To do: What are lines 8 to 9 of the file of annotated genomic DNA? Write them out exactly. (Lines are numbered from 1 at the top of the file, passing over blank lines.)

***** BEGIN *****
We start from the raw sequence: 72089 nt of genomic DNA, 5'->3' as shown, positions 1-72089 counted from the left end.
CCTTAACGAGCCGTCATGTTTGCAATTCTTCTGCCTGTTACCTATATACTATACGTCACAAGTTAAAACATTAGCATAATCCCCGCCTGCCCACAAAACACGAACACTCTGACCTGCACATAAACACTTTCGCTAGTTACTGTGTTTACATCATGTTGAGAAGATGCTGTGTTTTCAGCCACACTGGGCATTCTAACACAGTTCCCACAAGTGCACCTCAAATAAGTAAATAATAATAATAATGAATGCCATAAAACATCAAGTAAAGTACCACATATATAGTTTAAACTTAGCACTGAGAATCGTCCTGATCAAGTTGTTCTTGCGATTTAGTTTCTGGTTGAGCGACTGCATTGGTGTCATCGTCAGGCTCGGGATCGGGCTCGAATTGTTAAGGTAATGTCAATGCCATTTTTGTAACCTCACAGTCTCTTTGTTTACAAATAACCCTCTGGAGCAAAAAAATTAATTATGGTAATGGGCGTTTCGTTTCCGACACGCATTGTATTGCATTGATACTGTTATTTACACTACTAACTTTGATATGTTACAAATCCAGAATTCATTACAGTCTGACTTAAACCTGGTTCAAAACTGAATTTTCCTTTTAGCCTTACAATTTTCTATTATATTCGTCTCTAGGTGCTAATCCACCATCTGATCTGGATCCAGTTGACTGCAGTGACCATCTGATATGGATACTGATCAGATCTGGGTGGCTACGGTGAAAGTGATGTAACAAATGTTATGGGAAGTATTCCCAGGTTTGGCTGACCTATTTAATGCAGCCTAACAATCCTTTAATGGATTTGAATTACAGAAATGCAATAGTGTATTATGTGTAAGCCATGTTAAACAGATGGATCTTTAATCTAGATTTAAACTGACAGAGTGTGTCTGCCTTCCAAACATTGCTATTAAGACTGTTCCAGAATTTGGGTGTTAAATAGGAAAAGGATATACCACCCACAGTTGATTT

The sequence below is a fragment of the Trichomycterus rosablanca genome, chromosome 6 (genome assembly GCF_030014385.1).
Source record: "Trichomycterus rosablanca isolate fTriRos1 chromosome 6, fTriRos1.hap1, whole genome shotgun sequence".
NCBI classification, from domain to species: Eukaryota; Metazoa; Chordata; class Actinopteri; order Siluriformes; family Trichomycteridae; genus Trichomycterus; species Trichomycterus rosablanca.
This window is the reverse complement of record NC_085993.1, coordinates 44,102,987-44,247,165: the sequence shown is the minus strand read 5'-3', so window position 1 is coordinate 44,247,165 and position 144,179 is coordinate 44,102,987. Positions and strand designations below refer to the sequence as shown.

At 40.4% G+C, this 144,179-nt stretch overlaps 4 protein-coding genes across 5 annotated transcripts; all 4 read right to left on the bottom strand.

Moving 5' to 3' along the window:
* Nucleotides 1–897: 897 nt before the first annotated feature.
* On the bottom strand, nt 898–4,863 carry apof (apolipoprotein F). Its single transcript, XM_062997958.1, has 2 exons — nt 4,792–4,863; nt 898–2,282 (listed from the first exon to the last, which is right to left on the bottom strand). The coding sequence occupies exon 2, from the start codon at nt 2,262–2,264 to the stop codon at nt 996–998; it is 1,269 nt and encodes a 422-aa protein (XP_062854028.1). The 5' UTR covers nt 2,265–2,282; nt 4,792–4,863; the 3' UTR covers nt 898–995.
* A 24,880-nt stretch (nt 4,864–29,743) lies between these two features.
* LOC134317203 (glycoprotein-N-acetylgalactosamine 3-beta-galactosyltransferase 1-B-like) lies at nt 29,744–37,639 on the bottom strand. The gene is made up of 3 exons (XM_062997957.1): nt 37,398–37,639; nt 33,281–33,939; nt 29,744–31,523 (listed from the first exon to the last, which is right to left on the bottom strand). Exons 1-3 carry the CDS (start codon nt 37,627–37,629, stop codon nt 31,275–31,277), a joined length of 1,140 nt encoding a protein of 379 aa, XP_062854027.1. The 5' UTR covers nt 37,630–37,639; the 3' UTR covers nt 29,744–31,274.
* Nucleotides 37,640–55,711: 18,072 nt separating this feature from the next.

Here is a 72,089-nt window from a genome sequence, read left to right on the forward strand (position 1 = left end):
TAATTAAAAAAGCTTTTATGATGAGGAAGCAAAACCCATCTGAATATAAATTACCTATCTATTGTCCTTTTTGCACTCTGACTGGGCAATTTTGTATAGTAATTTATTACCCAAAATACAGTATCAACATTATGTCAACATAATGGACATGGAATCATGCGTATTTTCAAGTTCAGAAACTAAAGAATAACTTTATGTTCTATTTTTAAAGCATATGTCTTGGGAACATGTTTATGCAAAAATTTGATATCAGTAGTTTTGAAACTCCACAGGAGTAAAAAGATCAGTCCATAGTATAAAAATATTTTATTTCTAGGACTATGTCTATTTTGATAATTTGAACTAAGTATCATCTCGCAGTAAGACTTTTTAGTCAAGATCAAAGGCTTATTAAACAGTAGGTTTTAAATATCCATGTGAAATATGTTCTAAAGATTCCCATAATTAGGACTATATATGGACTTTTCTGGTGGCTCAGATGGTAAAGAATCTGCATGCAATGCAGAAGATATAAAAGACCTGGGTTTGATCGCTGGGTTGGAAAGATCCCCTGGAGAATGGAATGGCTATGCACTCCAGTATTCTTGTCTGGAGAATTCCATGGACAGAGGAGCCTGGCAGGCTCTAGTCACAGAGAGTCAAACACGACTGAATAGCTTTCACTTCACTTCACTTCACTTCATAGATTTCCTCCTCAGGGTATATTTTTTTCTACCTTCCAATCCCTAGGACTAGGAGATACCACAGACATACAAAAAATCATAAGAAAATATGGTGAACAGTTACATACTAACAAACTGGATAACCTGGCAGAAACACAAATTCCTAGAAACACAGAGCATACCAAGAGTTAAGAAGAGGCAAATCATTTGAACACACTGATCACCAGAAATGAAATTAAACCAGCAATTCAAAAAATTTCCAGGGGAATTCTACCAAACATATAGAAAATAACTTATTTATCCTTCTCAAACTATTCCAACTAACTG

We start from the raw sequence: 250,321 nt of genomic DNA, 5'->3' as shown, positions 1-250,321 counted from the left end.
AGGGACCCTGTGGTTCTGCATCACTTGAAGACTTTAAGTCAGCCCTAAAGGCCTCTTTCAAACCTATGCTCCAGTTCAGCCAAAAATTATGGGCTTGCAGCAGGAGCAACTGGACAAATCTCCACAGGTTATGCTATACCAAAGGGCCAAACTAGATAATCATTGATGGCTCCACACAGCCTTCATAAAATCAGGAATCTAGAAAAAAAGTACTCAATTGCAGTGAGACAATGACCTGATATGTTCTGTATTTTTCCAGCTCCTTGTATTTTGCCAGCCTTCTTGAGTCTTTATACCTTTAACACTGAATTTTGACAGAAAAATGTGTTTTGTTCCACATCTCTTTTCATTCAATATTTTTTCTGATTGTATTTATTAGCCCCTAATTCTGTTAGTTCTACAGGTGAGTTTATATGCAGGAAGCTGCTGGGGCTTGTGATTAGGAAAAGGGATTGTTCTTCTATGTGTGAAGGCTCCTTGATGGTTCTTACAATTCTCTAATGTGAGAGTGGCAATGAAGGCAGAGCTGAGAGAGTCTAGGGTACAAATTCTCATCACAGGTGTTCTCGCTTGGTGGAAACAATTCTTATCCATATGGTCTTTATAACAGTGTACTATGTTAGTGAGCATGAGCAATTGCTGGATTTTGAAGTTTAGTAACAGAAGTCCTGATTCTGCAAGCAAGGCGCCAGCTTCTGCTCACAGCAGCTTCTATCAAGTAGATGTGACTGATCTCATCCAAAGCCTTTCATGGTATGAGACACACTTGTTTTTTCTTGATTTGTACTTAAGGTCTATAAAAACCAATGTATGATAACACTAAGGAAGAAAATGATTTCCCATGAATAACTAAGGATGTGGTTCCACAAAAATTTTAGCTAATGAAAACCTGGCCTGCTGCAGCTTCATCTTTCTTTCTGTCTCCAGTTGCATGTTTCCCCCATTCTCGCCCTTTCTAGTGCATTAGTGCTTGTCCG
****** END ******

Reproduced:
Moving 5' to 3' along the window:
* Nucleotides 1–897: 897 nt before the first annotated feature.